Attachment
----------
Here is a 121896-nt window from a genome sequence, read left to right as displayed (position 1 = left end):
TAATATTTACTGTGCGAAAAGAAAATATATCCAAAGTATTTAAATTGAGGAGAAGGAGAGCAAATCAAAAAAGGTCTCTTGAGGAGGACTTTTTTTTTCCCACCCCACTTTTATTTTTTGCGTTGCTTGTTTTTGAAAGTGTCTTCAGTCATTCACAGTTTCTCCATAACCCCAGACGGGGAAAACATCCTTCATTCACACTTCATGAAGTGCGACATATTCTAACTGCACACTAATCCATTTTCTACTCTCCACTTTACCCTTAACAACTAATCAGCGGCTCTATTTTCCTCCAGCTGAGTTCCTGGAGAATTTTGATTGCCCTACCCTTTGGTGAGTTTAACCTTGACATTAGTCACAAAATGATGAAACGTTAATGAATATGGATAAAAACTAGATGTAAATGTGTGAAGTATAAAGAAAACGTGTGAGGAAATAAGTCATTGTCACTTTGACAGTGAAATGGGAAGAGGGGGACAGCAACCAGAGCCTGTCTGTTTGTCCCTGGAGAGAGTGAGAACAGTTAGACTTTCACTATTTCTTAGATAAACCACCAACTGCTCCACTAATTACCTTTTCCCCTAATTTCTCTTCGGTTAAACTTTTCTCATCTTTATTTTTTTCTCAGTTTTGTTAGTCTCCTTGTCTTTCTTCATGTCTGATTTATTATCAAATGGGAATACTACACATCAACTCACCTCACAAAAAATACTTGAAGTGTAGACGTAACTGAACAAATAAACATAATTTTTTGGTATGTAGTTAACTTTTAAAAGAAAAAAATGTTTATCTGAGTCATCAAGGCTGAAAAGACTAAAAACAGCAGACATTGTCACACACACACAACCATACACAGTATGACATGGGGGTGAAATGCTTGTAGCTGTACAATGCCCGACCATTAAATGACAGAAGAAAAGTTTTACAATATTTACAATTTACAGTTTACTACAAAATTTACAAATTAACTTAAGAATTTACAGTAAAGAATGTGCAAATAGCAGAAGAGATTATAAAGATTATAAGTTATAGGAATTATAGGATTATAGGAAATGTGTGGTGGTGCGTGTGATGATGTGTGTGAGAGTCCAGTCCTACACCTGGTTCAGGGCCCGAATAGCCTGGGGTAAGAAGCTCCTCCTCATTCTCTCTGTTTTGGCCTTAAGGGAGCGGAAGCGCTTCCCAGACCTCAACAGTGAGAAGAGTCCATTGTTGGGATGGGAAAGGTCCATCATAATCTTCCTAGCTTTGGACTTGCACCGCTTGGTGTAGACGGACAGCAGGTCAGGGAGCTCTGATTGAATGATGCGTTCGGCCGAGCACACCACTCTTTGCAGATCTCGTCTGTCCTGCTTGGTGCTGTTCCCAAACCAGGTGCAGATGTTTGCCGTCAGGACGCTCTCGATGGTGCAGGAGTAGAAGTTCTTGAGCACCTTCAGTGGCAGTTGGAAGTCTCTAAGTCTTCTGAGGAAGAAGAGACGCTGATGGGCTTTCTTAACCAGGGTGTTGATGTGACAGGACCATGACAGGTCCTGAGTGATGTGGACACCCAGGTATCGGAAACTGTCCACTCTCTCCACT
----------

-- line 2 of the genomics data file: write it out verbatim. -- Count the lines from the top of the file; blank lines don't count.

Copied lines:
TAATATTTACTGTGCGAAAAGAAAATATATCCAAAGTATTTAAATTGAGGAGAAGGAGAGCAAATCAAAAAAGGTCTCTTGAGGAGGACTTTTTTTTTCCCACCCCACTTTTATTTTTTGCGTTGCTTGTTTTTGAAAGTGTCTTCAGTCATTCACAGTTTCTCCATAACCCCAGACGGGGAAAACATCCTTCATTCACACTTCATGAAGTGCGACATATTCTAACTGCACACTAATCCATTTTCTACTCTCCACTTTACCCTTAACAACTAATCAGCGGCTCTATTTTCCTCCAGCTGAGTTCCTGGAGAATTTTGATTGCCCTACCCTTTGGTGAGTTTAACCTTGACATTAGTCACAAAATGATGAAACGTTAATGAATATGGATAAAAACTAGATGTAAATGTGTGAAGTATAAAGAAAACGTGTGAGGAAATAAGTCATTGTCACTTTGACAGTGAAATGGGAAGAGGGGGACAGCAACCAGAGCCTGTCTGTTTGTCCCTGGAGAGAGTGAGAACAGTTAGACTTTCACTATTTCTTAGATAAACCACCAACTGCTCCACTAATTACCTTTTCCCCTAATTTCTCTTCGGTTAAACTTTTCTCATCTTTATTTTTTTCTCAGTTTTGTTAGTCTCCTTGTCTTTCTTCATGTCTGATTTATTATCAAATGGGAATACTACACATCAACTCACCTCACAAAAAATACTTGAAGTGTAGACGTAACTGAACAAATAAACATAATTTTTTGGTATGTAGTTAACTTTTAAAAGAAAAAAATGTTTATCTGAGTCATCAAGGCTGAAAAGACTAAAAACAGCAGACATTGTCACACACACACAACCATACACAGTATGACATGGGGGTGAAATGCTTGTAGCTGTACAATGCCCGACCATTAAATGACAGAAGAAAAGTTTTACAATATTTACAATTTACAGTTTACTACAAAATTTACAAATTAACTTAAGAATTTACAGTAAAGAATGTGCAAATAGCAGAAGAGATTATAAAGATTATAAGTTATAGGAATTATAGGATTATAGGAAATGTGTGGTGGTGCGTGTGATGATGTGTGTGAGAGTCCAGTCCTACACCTGGTTCAGGGCCCGAATAGCCTGGGGTAAGAAGCTCCTCCTCATTCTCTCTGTTTTGGCCTTAAGGGAGCGGAAGCGCTTCCCAGACCTCAACAGTGAGAAGAGTCCATTGTTGGGATGGGAAAGGTCCATCATAATCTTCCTAGCTTTGGACTTGCACCGCTTGGTGTAGACGGACAGCAGGTCAGGGAGCTCTGATTGAATGATGCGTTCGGCCGAGCACACCACTCTTTGCAGATCTCGTCTGTCCTGCTTGGTGCTGTTCCCAAACCAGGTGCAGATGTTTGCCGTCAGGACGCTCTCGATGGTGCAGGAGTAGAAGTTCTTGAGCACCTTCAGTGGCAGTTGGAAGTCTCTAAGTCTTCTGAGGAAGAAGAGACGCTGATGGGCTTTCTTAACCAGGGTGTTGATGTGACAGGACCATGACAGGTCCTGAGTGATGTGGACACCCAGGTATCGGAAACTGTCCACTCTCTCCACT